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TRACIEJB | Posted in Talk With Us on

I have scoured the web for a definition and cannot find a description of this technique mentioned in the latest issue of Threads… can anyone help me out with a descrition or instructions of this?  t.i.a. for doing so!


  1. solosmocker | | #1

    got out my Claire Schaeffer Fabric Sewing Guide. She has info on slot seams so I am guessing here that it is a dart sewn in the manner of the slot seam. This is where "slot seams feature two tucks stitched to an underlay."Open slot seams have more underlay exposed between the tucks. I would think that maybe the legs of the dart are turned back and stitched over an underlay. I am not sure how this would work out at the point however. Great question!

    1. TRACIEJB | | #3

      Have you gtten your latest issue? in the skirts article the picture of the slot dart looks like an upsidedown godet.  that would put in room not remove it around the waist.  I hope one of the editors or the author jumps in to explain it all to us!!!!

  2. Josefly | | #2

    Looking closely at the circular photos on page 42, and bearing in mind the post immediately above about slot seams, it appears to me that a slot dart is actually two narrow darts which meet at the same dart point, folded and pressed away from each other, then top-stitched on the outside along the seam line of the two darts, stitching a "V" and giving the appearance of an inset of fabric.There was another article in Threads, within the last year, I think, which described decorative darts which were slit and trimmed close to the legs of the dart, then bound with a bias binding, then the bound legs of the dart were butted together over a contrasting fabric and stitched to that fabric, which barely showed under the bound edges of the dart. I think those were also called slot darts. - Just looked and found the article in issue # 130, page 60 "Art Darts".

    1. TRACIEJB | | #4

      hmmmm, now that's a possibility!

  3. Cherrypops | | #5

    For those of us who don't yet have the current issue (me included).

    This link is from Threads - current issue #134.


    Scroll down to Anatomy of a dart - fitted skirt; Turn to the Back point 2 - build a slot dart.

    1. Gloriasews | | #9

      Thanks, Anna Maree (I haven't received my new Threads, either).  The gold skirt is lovely, but how do you get into it?  By the photo of "add decorative closures", doesn't it look like the inside of the fold is sewn down about 2"?  And there appears to be no zipper!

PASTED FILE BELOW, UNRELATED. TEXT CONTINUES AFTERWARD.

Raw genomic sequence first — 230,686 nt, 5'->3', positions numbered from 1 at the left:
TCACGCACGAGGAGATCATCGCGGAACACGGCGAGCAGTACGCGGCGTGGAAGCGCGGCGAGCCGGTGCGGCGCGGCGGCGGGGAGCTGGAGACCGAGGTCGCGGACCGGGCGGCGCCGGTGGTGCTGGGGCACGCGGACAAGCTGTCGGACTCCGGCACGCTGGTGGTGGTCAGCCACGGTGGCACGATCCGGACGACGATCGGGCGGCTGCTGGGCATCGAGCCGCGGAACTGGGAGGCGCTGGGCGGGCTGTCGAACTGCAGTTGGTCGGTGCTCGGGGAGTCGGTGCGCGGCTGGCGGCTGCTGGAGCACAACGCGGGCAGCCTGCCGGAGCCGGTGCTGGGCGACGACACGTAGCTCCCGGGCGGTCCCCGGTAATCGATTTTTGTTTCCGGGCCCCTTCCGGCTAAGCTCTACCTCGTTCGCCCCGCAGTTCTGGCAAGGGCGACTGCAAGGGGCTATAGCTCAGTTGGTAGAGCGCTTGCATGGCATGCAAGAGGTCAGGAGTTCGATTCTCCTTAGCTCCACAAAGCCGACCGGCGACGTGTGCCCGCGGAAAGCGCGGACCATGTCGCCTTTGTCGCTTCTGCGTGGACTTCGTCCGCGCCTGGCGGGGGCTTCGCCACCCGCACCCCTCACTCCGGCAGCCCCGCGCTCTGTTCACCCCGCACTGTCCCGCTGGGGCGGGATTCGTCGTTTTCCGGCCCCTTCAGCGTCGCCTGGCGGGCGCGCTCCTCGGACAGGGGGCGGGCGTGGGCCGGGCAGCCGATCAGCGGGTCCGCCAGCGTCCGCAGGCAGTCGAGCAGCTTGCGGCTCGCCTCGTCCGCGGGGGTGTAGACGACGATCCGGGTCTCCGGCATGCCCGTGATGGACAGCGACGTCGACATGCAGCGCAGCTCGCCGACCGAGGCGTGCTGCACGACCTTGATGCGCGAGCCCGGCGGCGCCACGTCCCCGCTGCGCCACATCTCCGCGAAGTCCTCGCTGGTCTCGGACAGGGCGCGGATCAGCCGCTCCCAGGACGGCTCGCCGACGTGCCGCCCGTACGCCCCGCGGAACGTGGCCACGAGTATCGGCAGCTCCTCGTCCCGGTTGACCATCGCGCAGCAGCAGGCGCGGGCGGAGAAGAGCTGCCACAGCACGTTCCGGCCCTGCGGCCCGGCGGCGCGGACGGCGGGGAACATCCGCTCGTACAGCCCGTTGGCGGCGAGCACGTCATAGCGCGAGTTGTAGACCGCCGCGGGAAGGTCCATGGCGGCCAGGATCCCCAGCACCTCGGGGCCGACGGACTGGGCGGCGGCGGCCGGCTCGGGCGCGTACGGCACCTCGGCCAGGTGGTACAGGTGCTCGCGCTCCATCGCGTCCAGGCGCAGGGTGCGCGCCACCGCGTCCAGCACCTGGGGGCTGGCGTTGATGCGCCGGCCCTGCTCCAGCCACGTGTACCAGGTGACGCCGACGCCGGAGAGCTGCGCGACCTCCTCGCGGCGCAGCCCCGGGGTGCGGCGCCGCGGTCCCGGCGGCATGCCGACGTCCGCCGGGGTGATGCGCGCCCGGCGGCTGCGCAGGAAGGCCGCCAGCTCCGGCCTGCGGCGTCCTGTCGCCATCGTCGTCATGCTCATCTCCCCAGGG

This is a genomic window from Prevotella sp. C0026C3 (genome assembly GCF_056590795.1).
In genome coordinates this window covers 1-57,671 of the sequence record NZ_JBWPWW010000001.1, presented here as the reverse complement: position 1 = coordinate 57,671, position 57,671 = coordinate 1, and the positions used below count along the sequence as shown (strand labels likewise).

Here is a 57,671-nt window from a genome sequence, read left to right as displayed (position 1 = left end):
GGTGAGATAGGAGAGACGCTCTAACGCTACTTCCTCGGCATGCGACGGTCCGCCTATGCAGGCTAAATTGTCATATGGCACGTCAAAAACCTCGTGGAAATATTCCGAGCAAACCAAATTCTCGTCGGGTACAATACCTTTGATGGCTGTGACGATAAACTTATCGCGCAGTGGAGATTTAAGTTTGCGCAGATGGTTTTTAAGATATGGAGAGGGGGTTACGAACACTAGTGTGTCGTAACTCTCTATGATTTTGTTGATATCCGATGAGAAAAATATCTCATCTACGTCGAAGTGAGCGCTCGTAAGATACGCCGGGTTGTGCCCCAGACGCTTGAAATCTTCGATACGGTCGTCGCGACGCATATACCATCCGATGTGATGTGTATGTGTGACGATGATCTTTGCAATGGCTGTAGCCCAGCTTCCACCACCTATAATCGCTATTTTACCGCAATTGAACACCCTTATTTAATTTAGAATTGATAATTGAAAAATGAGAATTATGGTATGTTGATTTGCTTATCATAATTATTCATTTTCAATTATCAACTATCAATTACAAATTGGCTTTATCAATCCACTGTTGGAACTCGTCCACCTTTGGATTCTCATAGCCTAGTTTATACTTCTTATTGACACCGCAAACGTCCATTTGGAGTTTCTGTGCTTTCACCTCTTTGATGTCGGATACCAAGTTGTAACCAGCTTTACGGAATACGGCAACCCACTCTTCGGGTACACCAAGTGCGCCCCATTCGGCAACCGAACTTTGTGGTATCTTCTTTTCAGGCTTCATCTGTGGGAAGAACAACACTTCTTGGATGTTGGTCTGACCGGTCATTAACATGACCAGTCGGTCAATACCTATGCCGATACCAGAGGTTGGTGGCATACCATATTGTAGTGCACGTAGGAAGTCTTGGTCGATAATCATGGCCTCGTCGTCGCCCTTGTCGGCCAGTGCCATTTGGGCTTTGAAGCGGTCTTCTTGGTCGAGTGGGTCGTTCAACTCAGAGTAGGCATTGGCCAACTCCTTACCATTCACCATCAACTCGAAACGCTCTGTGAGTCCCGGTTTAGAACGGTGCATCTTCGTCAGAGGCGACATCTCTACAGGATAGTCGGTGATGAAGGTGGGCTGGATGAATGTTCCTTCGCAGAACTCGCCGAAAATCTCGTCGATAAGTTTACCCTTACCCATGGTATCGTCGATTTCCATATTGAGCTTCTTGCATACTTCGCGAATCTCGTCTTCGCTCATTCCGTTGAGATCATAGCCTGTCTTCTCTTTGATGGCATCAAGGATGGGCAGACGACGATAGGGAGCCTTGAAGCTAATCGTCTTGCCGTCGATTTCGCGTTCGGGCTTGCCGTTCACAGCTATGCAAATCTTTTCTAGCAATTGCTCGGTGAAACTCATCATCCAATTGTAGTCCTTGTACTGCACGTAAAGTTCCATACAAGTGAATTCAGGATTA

As for the slot dart, I, too, can't see the purpose, other than decorative - as well, it's fiddly.  What it looks like to me is it looks like an inventive way of adding fabric to expand a waistline if your skirt is too tight at the waist & would possibly not be flattering, especially if you had another contrasting colour underneath, eh?  What do you think?


    2. WandaJ | | #10

      Thanks for this reference for those of us that have not received the new issue.

      1. Cherrypops | | #11

        you will find another reference to Slot Darts in these books

        **Sewing with Leather and Suede (page 68) by Sandy Scrivano

        **Clotilde's Sew Smart

        I found them by using Google Book Search Engine - typed in Slot Dart.

        The pages referring to the Slot Darts are viewable online.

  4. jjgg | | #6

    Reading the online article that Cherrypops sent the link to, it looks to me like it's 2 darts that are angled together at the bottom. Instead of the dart going straight down, you angle it and then do another one angeling it to the same point. They would have to be very narrow darts or you will get a very funky point, I'm not sure what her purpose was with this. They didn't show a close up of what the dart looks like at the bottom of the point - the picture stops right at the point. I think it would be very difficult to pull this off nicely, I just tried playing with some fabric to do this, didn't look nice!

    1. Cherrypops | | #7

      Thanks for looking at the link, adding your comments and actually trialling the process..I wondered how/if it would work.

      1. TRACIEJB | | #8

        now I have to getback to the laboratory, er, sewing room and explore this further!  thank you all for the help!

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